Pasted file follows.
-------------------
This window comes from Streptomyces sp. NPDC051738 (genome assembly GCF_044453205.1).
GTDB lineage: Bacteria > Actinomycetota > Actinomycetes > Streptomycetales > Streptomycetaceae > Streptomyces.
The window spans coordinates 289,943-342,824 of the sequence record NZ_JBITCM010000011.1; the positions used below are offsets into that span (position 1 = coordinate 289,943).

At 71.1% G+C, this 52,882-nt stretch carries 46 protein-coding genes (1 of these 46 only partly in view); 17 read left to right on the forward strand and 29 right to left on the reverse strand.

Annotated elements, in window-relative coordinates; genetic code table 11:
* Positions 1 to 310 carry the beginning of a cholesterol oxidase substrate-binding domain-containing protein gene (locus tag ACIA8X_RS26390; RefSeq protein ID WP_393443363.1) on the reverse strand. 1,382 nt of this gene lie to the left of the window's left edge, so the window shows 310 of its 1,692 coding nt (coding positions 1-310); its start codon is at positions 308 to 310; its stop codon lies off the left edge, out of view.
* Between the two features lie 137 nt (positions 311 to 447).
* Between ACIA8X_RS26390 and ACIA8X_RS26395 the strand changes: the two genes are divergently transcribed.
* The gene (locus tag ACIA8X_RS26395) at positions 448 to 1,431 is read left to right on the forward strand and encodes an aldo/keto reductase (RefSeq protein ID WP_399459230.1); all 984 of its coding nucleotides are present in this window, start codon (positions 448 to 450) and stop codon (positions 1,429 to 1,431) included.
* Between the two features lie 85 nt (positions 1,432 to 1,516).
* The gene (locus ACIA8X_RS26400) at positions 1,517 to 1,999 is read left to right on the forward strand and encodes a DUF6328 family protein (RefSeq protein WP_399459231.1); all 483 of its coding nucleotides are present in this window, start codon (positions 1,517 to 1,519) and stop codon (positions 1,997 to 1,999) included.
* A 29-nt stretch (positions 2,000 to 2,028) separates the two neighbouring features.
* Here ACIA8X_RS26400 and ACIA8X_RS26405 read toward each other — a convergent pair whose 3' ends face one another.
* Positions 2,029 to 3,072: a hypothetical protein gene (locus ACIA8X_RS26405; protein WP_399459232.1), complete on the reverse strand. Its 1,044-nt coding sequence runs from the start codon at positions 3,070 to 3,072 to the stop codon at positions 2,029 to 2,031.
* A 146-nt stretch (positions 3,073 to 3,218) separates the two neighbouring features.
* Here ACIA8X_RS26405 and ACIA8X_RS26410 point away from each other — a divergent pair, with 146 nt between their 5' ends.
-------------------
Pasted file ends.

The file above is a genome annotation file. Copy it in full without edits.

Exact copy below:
This window comes from Streptomyces sp. NPDC051738 (genome assembly GCF_044453205.1).
GTDB lineage: Bacteria > Actinomycetota > Actinomycetes > Streptomycetales > Streptomycetaceae > Streptomyces.
The window spans coordinates 289,943-342,824 of the sequence record NZ_JBITCM010000011.1; the positions used below are offsets into that span (position 1 = coordinate 289,943).

At 71.1% G+C, this 52,882-nt stretch carries 46 protein-coding genes (1 of these 46 only partly in view); 17 read left to right on the forward strand and 29 right to left on the reverse strand.

Annotated elements, in window-relative coordinates; genetic code table 11:
* Positions 1 to 310 carry the beginning of a cholesterol oxidase substrate-binding domain-containing protein gene (locus tag ACIA8X_RS26390; RefSeq protein ID WP_393443363.1) on the reverse strand. 1,382 nt of this gene lie to the left of the window's left edge, so the window shows 310 of its 1,692 coding nt (coding positions 1-310); its start codon is at positions 308 to 310; its stop codon lies off the left edge, out of view.
* Between the two features lie 137 nt (positions 311 to 447).
* Between ACIA8X_RS26390 and ACIA8X_RS26395 the strand changes: the two genes are divergently transcribed.
* The gene (locus tag ACIA8X_RS26395) at positions 448 to 1,431 is read left to right on the forward strand and encodes an aldo/keto reductase (RefSeq protein ID WP_399459230.1); all 984 of its coding nucleotides are present in this window, start codon (positions 448 to 450) and stop codon (positions 1,429 to 1,431) included.
* Between the two features lie 85 nt (positions 1,432 to 1,516).
* The gene (locus ACIA8X_RS26400) at positions 1,517 to 1,999 is read left to right on the forward strand and encodes a DUF6328 family protein (RefSeq protein WP_399459231.1); all 483 of its coding nucleotides are present in this window, start codon (positions 1,517 to 1,519) and stop codon (positions 1,997 to 1,999) included.
* A 29-nt stretch (positions 2,000 to 2,028) separates the two neighbouring features.
* Here ACIA8X_RS26400 and ACIA8X_RS26405 read toward each other — a convergent pair whose 3' ends face one another.
* Positions 2,029 to 3,072: a hypothetical protein gene (locus ACIA8X_RS26405; protein WP_399459232.1), complete on the reverse strand. Its 1,044-nt coding sequence runs from the start codon at positions 3,070 to 3,072 to the stop codon at positions 2,029 to 2,031.
* A 146-nt stretch (positions 3,073 to 3,218) separates the two neighbouring features.
* Here ACIA8X_RS26405 and ACIA8X_RS26410 point away from each other — a divergent pair, with 146 nt between their 5' ends.